Broncho Billys Sentence2Ultimately, there isn’t enough to this brief morality tale to justify regarding it as substantially more “realistic” or “mature” than other Broncho Billy movies I’ve seen, although it does go in a new direction, compared to those. It resembles “His Regeneration” in that it is about a bad man going straight, but instead of doing it for a lovely girl, he does it out of a newfound religious conviction that is actually somewhat more convincing. Billy seems to convey at first that he believes the world is a tough place where you can’t trust anyone, and he’ll take what he can get along the way. After he is shot, he realizes this philosophy leaves him no recourse when he needs help, and the surprise in his face when he receives it is obvious. He then shows the effort he is making to understand why anyone would help a wretch like him, and the new faith he finds through the Bible. Trying to do this with dialogue would simply fall flat – but in silence each viewer can find his or her own voice speaking of goodness and charity in whatever words are most convincing to them. We see Billy grow from bewilderment to realization, and then finally resolve as he decides to turn himself in. The final act simply shows him as a reformed man, although his breakdown when the Warden announces his release gives him a final emotional outlet. Because he is so clearly at the center of the story, none of the other actors manages to be anything more than background in the short time they are on screen, although at first Virginia shows a feistiness that seems to portend Hollywood-style romance. In a longer version of this, we might have seen her feelings about Billy grow and develop, as she watched him transform himself through faith. The movie is shot in a very typical, rigid, often cramped style, although the tight editing makes it a bit more visually interesting.

Broncho Billys Sentence3Director: Gilbert M. “Broncho Billy” Anderson

Camera: Unknown

Starring: Gilbert M. “Broncho Billy” Anderson, Virginia True Boardman, Ernest van Pelt, Carl Stockdale

Run Time: 12 Min

You can watch it for free: here.

Fatty’s Plucky Pup (1915)

This movie is one of the more “typical” Keystones that Roscoe “Fatty” Arbuckle made for the studio. He’s far less likeable in this movie, although in the end, Luke the Dog does show up to save his girlfriend.

Fattys Plucky PupFatty lives with his hard-working mother (Phyllis Allen), who begins this movie by waking him, seemingly long after her working day has begun. Fatty grouses at her and stays in bed, lighting a cigarette and immediately dozing off, starting a fire on the bedsheets. Fatty does wake up and realize the situation, but his response is to leisurely walk into the kitchen and get a small cup of water. When this doesn’t work, he seems to lose interest, and moves on to other things, like combing his hair. Then, his mother comes in and sees the fire, she rushes out to get a bucket and winds up dumping it on him, because he’s too stupid to move aside. Then, once the fire is out, he tries to take the clean laundry out the yard to hang, but instead dumps it in the mud. He becomes a tad more likeable in saving Luke the Dog from Al St. John, the dogcatcher. It’s not clear to me whether Luke and Fatty are supposed to have a prior relationship, or if this is where they meet in this narrative. He also has a cute scene with the girl next door (Josephine Stevens as “Lizzie”) where they talk through a hole in the fence.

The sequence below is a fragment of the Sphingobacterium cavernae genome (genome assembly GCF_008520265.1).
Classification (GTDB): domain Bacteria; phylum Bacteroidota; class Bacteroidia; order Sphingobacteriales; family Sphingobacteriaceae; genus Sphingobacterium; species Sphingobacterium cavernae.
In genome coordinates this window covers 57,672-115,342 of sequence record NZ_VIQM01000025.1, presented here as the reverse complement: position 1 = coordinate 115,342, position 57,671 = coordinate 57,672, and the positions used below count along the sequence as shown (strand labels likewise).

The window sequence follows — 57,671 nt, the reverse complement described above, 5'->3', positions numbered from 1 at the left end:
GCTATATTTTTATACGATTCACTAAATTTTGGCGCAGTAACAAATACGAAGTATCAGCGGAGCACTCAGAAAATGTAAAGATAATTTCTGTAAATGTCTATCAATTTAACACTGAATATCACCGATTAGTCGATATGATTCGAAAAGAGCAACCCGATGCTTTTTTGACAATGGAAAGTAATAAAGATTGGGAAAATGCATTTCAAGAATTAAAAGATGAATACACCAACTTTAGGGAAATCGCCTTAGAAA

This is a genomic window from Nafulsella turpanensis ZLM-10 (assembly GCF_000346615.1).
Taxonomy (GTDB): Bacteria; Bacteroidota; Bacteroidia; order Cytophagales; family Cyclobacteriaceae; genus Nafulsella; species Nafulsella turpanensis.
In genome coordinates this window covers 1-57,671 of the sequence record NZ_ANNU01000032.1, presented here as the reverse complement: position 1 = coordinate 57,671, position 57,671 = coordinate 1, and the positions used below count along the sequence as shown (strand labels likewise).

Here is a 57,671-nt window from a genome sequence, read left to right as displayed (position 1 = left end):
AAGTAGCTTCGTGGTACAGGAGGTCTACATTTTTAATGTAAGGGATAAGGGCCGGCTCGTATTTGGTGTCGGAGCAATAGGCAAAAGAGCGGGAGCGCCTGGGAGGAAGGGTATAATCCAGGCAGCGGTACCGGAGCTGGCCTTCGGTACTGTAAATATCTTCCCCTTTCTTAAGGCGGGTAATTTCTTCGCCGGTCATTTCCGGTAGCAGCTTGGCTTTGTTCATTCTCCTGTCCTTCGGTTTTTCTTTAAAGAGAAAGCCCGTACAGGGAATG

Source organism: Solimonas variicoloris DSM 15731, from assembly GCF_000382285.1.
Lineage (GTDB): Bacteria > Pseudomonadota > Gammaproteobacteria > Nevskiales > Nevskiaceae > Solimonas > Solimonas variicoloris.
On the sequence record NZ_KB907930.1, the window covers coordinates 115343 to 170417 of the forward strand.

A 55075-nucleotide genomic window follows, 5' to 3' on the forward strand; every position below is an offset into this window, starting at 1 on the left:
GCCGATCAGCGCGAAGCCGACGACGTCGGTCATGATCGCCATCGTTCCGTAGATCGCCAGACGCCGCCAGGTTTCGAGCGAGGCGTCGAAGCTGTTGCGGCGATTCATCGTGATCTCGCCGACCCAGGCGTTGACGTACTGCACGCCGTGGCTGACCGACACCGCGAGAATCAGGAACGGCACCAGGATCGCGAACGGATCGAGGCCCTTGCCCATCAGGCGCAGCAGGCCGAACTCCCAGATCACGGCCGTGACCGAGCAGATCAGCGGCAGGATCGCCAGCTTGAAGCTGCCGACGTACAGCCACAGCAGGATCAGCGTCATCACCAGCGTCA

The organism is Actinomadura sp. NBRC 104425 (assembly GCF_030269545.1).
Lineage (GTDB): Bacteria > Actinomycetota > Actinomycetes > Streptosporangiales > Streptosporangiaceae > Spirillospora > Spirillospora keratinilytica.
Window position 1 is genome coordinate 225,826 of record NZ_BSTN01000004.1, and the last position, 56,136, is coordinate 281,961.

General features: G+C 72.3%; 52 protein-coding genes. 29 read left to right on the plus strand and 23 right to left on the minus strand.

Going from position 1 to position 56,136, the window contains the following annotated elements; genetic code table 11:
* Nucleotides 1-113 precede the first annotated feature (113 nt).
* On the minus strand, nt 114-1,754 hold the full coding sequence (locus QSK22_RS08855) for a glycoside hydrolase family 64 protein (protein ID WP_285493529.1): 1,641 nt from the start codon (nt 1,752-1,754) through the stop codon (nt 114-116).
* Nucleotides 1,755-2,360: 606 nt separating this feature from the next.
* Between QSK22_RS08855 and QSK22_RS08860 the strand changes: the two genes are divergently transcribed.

Fattys Plucky Pup1In the second reel, Fatty, Lizzie, mom and Luke go to the amusement park, and Fatty encounters Edgar Kennedy running a shell game, with Joe Bordeaux as a shill. Fatty, being an idiot, is taken in by the oldest con in the world, but then retrieves his losses by pointing a fake gun at them. To exact revenge, they kidnap Lizzie with the help of the embittered dog catchers, and take her to an abandoned shack, where they tie her to a post with a gun attached to a timer pointed at her head. Plucky pup Luke follows the crooks, chasing the dogcatchers onto the roof of a shack, and is able to warn Fatty in time to perform the last-minute rescue, with the help of the Keystone Cops. In the closing shot Fatty, Lizzie and Luke embrace in a joint kiss (and lick).

Fattys Plucky Pup2It’s probably obvious that I find Arbuckle pretty unsympathetic in this movie, and maybe it was partly because I was pretty burnt out on his Keystone comedies by the time I got to it. He’s kind to dogs, and at least makes some effort to save his girlfriend, but otherwise in this movie he’s a lazy burden on his poor mother, and even a hazard to have around. The other contrivance here is the contraption the crooks set up in order to have Lizzie shot at 3:00 PM, which is basically a variant on the girl tied to the sawmill conveyor or to the train tracks. As usual, it’s done here for exaggerated comic effect, but even in that context, it’s a cliché by 1915. This was a one-reel idea stretched out to two reels, in my opinion.

Director: Roscoe “Fatty” Arbuckle

Camera: Unknown

Cast: Roscoe “Fatty” Arbuckle, Josephine Stevens, Phyllis Allen, Joe Bordeaux, Edgar Kennedy

Run Time: 27 Min

You can watch it for free: here.

Mabel’s Wilful Way (1915)

This typical Keystone “park comedy” with Mabel Normand and Roscoe “Fatty” Arbuckle adds to its visual interest by including a variety of amusement park attractions, and uses many of the best players in a cast that never lets up on zaniness.